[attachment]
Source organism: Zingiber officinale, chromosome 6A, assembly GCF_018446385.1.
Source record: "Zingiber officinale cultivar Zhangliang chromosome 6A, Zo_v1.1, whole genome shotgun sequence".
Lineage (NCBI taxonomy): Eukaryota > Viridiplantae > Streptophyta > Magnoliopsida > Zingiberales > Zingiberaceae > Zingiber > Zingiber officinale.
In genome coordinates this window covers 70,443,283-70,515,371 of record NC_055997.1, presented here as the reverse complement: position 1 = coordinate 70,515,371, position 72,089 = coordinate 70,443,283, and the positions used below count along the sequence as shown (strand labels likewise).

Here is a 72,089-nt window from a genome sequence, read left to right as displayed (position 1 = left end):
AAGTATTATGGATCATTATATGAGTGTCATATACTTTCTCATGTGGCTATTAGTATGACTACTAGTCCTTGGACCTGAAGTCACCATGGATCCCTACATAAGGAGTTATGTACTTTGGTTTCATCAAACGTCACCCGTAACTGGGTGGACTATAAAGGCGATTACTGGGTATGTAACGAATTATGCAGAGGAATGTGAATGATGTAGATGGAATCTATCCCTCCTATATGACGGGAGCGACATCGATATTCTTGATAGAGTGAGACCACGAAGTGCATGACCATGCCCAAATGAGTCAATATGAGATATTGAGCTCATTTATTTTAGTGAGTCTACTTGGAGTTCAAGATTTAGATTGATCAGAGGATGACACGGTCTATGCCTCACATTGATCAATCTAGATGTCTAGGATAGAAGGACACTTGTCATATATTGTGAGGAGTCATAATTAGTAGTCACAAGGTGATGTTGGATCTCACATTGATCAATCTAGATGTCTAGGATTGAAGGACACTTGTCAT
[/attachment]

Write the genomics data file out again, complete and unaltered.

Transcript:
Source organism: Zingiber officinale, chromosome 6A, assembly GCF_018446385.1.
Source record: "Zingiber officinale cultivar Zhangliang chromosome 6A, Zo_v1.1, whole genome shotgun sequence".
Lineage (NCBI taxonomy): Eukaryota > Viridiplantae > Streptophyta > Magnoliopsida > Zingiberales > Zingiberaceae > Zingiber > Zingiber officinale.
In genome coordinates this window covers 70,443,283-70,515,371 of record NC_055997.1, presented here as the reverse complement: position 1 = coordinate 70,515,371, position 72,089 = coordinate 70,443,283, and the positions used below count along the sequence as shown (strand labels likewise).

Here is a 72,089-nt window from a genome sequence, read left to right as displayed (position 1 = left end):
AAGTATTATGGATCATTATATGAGTGTCATATACTTTCTCATGTGGCTATTAGTATGACTACTAGTCCTTGGACCTGAAGTCACCATGGATCCCTACATAAGGAGTTATGTACTTTGGTTTCATCAAACGTCACCCGTAACTGGGTGGACTATAAAGGCGATTACTGGGTATGTAACGAATTATGCAGAGGAATGTGAATGATGTAGATGGAATCTATCCCTCCTATATGACGGGAGCGACATCGATATTCTTGATAGAGTGAGACCACGAAGTGCATGACCATGCCCAAATGAGTCAATATGAGATATTGAGCTCATTTATTTTAGTGAGTCTACTTGGAGTTCAAGATTTAGATTGATCAGAGGATGACACGGTCTATGCCTCACATTGATCAATCTAGATGTCTAGGATAGAAGGACACTTGTCATATATTGTGAGGAGTCATAATTAGTAGTCACAAGGTGATGTTGGATCTCACATTGATCAATCTAGATGTCTAGGATTGAAGGACACTTGTCAT